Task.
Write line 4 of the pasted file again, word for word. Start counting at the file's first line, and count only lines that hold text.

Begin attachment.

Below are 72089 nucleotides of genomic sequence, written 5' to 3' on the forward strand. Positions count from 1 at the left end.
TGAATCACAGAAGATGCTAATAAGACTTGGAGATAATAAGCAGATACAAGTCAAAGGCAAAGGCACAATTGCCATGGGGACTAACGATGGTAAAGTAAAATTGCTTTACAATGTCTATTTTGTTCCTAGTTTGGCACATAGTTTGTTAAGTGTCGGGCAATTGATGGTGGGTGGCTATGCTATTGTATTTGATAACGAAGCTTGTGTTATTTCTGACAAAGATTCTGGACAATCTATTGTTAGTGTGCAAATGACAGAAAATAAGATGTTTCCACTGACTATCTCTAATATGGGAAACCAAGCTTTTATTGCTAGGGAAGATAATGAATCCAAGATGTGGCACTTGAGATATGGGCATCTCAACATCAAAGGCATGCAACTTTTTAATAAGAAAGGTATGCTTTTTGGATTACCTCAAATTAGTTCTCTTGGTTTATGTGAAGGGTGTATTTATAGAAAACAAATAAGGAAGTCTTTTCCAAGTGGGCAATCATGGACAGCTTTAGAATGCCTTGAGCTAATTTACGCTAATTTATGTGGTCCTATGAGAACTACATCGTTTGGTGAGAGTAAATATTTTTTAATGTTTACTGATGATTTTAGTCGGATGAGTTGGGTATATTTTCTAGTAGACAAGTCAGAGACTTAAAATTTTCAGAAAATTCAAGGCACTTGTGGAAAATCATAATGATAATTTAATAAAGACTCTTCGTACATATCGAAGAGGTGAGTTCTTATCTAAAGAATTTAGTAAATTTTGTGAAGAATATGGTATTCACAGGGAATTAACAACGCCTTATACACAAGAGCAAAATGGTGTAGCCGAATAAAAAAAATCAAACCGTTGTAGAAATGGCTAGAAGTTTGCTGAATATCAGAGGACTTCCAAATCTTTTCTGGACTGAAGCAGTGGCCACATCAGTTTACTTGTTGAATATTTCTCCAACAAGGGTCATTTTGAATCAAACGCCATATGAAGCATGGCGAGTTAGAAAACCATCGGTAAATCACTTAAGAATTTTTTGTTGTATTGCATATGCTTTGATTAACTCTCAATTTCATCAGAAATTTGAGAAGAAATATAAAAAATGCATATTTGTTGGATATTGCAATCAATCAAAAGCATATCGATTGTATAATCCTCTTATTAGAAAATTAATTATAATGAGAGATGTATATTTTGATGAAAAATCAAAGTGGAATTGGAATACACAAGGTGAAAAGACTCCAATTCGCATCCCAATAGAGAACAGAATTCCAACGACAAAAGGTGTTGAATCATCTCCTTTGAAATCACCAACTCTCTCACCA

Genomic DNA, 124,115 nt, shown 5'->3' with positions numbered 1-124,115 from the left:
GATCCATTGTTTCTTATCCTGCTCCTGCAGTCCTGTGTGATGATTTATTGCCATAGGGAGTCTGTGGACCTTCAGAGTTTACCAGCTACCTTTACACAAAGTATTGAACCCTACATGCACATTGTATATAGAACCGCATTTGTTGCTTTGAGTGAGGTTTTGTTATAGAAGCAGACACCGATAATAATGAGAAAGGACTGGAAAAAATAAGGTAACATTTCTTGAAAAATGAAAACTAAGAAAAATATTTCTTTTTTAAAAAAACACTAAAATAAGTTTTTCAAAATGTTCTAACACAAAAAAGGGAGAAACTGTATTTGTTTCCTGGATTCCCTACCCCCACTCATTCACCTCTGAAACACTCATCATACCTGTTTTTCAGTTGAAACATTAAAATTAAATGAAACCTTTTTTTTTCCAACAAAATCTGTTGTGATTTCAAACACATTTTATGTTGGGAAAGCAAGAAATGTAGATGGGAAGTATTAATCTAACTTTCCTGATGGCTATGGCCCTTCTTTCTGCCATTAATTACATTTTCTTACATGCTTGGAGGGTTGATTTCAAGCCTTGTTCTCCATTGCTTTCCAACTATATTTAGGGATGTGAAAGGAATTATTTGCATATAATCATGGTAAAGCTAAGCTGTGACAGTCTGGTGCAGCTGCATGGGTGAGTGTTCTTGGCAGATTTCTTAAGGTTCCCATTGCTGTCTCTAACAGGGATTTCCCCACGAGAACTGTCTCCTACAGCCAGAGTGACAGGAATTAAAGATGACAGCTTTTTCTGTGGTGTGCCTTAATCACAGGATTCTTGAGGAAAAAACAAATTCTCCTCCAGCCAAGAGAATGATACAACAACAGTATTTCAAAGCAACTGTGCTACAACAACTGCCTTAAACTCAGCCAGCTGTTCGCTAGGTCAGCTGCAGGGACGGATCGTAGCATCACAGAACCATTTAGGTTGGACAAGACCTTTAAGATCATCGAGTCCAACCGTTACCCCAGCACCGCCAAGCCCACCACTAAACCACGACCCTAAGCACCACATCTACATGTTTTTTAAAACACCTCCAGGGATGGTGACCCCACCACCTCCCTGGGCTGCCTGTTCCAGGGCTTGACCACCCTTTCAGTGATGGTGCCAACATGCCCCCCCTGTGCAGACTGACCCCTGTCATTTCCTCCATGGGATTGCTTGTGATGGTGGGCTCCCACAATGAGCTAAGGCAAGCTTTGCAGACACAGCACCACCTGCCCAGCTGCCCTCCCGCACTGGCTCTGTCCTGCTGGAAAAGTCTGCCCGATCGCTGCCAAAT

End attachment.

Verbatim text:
GATCCATTGTTTCTTATCCTGCTCCTGCAGTCCTGTGTGATGATTTATTGCCATAGGGAGTCTGTGGACCTTCAGAGTTTACCAGCTACCTTTACACAAAGTATTGAACCCTACATGCACATTGTATATAGAACCGCATTTGTTGCTTTGAGTGAGGTTTTGTTATAGAAGCAGACACCGATAATAATGAGAAAGGACTGGAAAAAATAAGGTAACATTTCTTGAAAAATGAAAACTAAGAAAAATATTTCTTTTTTAAAAAAACACTAAAATAAGTTTTTCAAAATGTTCTAACACAAAAAAGGGAGAAACTGTATTTGTTTCCTGGATTCCCTACCCCCACTCATTCACCTCTGAAACACTCATCATACCTGTTTTTCAGTTGAAACATTAAAATTAAATGAAACCTTTTTTTTTCCAACAAAATCTGTTGTGATTTCAAACACATTTTATGTTGGGAAAGCAAGAAATGTAGATGGGAAGTATTAATCTAACTTTCCTGATGGCTATGGCCCTTCTTTCTGCCATTAATTACATTTTCTTACATGCTTGGAGGGTTGATTTCAAGCCTTGTTCTCCATTGCTTTCCAACTATATTTAGGGATGTGAAAGGAATTATTTGCATATAATCATGGTAAAGCTAAGCTGTGACAGTCTGGTGCAGCTGCATGGGTGAGTGTTCTTGGCAGATTTCTTAAGGTTCCCATTGCTGTCTCTAACAGGGATTTCCCCACGAGAACTGTCTCCTACAGCCAGAGTGACAGGAATTAAAGATGACAGCTTTTTCTGTGGTGTGCCTTAATCACAGGATTCTTGAGGAAAAAACAAATTCTCCTCCAGCCAAGAGAATGATACAACAACAGTATTTCAAAGCAACTGTGCTACAACAACTGCCTTAAACTCAGCCAGCTGTTCGCTAGGTCAGCTGCAGGGACGGATCGTAGCATCACAGAACCATTTAGGTTGGACAAGACCTTTAAGATCATCGAGTCCAACCGTTACCCCAGCACCGCCAAGCCCACCACTAAACCACGACCCTAAGCACCACATCTACATGTTTTTTAAAACACCTCCAGGGATGGTGACCCCACCACCTCCCTGGGCTGCCTGTTCCAGGGCTTGACCACCCTTTCAGTGATGGTGCCAACATGCCCCCCCTGTGCAGACTGACCCCTGTCATTTCCTCCATGGGATTGCTTGTGATGGTGGGCTCCCACAATGAGCTAAGGCAAGCTTTGCAGACACAGCACCACCTGCCCAGCTGCCCTCCCGCACTGGCTCTGTCCTGCTGGAAAAGTCTGCCCGATCGCTGCCAAAT